When trying to shop online consumers are faced with a number of problems in another country. Foreign online traders have severally refused to accept orders from consumers living in another country. As uncertainty about what to do or who to turn to should they experience a problem are experienced by consumers, especially if it comes to resolving a complaint with a foreign trader.
The fragmentation in the existing legislative framework is believed by the European commission not adequately protect consumers and creates internal market problems:
“The European Commission have cited the legal fragmentation of business-toconsumer rules as a barrier to the Internal Market and consumer confidence in crossborder shopping. Member States have different rules on distance and off-premises selling and these variations create unnecessary costs and disincentives for business when trading cross-border. In order to achieve a single set of European contract rules on consumer remedies, EU action is necessary to harmonise the legislative and regulatory framework across the 27 Member State”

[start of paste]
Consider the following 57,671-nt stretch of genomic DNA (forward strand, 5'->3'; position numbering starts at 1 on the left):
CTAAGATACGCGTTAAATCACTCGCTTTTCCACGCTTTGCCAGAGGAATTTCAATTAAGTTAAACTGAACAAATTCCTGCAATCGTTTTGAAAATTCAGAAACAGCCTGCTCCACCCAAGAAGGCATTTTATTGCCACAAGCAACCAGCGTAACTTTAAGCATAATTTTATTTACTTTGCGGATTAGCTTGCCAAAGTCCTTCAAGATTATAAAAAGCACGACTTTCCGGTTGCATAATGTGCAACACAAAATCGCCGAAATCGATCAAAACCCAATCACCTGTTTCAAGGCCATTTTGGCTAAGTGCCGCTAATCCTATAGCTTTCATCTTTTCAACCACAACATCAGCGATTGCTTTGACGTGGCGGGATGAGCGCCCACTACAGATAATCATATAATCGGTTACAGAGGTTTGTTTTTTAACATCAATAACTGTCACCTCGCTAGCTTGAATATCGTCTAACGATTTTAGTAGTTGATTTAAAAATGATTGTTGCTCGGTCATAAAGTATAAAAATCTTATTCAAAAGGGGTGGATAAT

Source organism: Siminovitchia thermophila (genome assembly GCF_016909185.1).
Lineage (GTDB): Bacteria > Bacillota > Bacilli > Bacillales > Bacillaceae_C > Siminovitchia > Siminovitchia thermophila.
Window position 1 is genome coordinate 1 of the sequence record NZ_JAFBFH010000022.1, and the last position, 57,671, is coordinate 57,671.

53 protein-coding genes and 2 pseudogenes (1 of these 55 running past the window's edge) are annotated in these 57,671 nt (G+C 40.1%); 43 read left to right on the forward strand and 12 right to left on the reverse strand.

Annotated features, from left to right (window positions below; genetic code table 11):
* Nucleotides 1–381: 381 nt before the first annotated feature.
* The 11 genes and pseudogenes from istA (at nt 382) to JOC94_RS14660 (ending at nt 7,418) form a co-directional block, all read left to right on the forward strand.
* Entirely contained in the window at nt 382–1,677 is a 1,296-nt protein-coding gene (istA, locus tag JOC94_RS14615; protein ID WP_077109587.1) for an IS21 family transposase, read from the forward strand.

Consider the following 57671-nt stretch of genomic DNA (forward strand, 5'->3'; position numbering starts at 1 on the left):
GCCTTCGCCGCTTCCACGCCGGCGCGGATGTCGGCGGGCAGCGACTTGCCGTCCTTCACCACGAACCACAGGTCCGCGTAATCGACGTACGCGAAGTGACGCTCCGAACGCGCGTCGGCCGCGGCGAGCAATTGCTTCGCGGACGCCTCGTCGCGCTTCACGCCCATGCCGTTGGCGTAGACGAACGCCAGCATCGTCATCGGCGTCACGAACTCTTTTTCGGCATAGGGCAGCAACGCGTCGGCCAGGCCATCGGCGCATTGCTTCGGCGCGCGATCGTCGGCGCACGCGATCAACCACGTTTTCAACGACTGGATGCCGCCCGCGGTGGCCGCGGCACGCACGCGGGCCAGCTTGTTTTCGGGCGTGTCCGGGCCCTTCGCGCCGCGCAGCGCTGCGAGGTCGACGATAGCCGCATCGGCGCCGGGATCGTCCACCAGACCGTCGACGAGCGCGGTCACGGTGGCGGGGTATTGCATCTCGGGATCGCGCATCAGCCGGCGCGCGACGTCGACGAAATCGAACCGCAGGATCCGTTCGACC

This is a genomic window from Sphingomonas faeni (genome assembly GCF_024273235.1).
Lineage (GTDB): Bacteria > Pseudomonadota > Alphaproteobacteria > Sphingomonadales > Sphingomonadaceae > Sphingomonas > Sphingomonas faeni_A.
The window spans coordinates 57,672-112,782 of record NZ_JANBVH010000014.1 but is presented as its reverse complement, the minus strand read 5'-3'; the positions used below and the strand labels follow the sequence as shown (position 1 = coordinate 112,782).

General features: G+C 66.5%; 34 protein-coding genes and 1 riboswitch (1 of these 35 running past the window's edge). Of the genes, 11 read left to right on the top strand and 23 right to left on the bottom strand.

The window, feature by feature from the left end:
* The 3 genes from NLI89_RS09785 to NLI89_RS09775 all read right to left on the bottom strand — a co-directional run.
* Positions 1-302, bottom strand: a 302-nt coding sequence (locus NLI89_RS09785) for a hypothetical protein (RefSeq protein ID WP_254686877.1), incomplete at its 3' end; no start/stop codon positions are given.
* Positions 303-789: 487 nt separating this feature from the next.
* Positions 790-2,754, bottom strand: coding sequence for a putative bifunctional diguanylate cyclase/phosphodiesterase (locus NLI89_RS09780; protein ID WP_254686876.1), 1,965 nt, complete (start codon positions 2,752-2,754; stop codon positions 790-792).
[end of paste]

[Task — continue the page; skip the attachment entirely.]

To build consumer confidence and to promote cross-border consumer purchases within the EU, a new consumer rights directive has recently been proposed by the European Commission. If implemented, the Directive will replace four existing consumer directives, namely the Doorstep Selling Directive (85/577/EEC), the Unfair Terms in Consumer Contracts Directive (93/13/EEC), the Distance Selling Directive (97/7/EC) and the Consumer Sales and Guarantees Directive (1999/44/EC). The effect would be one of full harmonisation across each of the 27 member states.
5.0 ISSUES PROPOSED IN THE NEW CONSUMER PROTECTION DIRECTIVES
A higher level of consumer protection is ensured, establishing a real retail internal market, making it easier and less costly for traders to sell cross border and providing consumers with a larger choice and competitive prices.The proposed Directive, specifically Articles 4 and 5, would establish minimum requirements for consumer protection.It would put in place EU wide rules covering:
PRE-CONTRACTUAL INFORMATION : A contract prior to conclusion , the Directive would require before concluding a contract the Directive would require key information such as, the main characteristics of the product, geographical address and identity of the trader, the price inclusive of taxes, all additional freight, delivery or postal charges etc to be provided by the trader to the consumer. As this would enable the consumer to make an informed choice.
RULES ON DELIVERY AND PASSING ON RISK TO THE CONSUMER (CURRENTLY NOT REGULATED AT EU LEVEL): the consumer would be protected against the risk of loss or damage to transported goods, the consumer would be protected, until he actually receives them. A maximum of 30 calendar days is allowed for the trader to deliver the goods to the consumer from signing the contract. In the event of late or non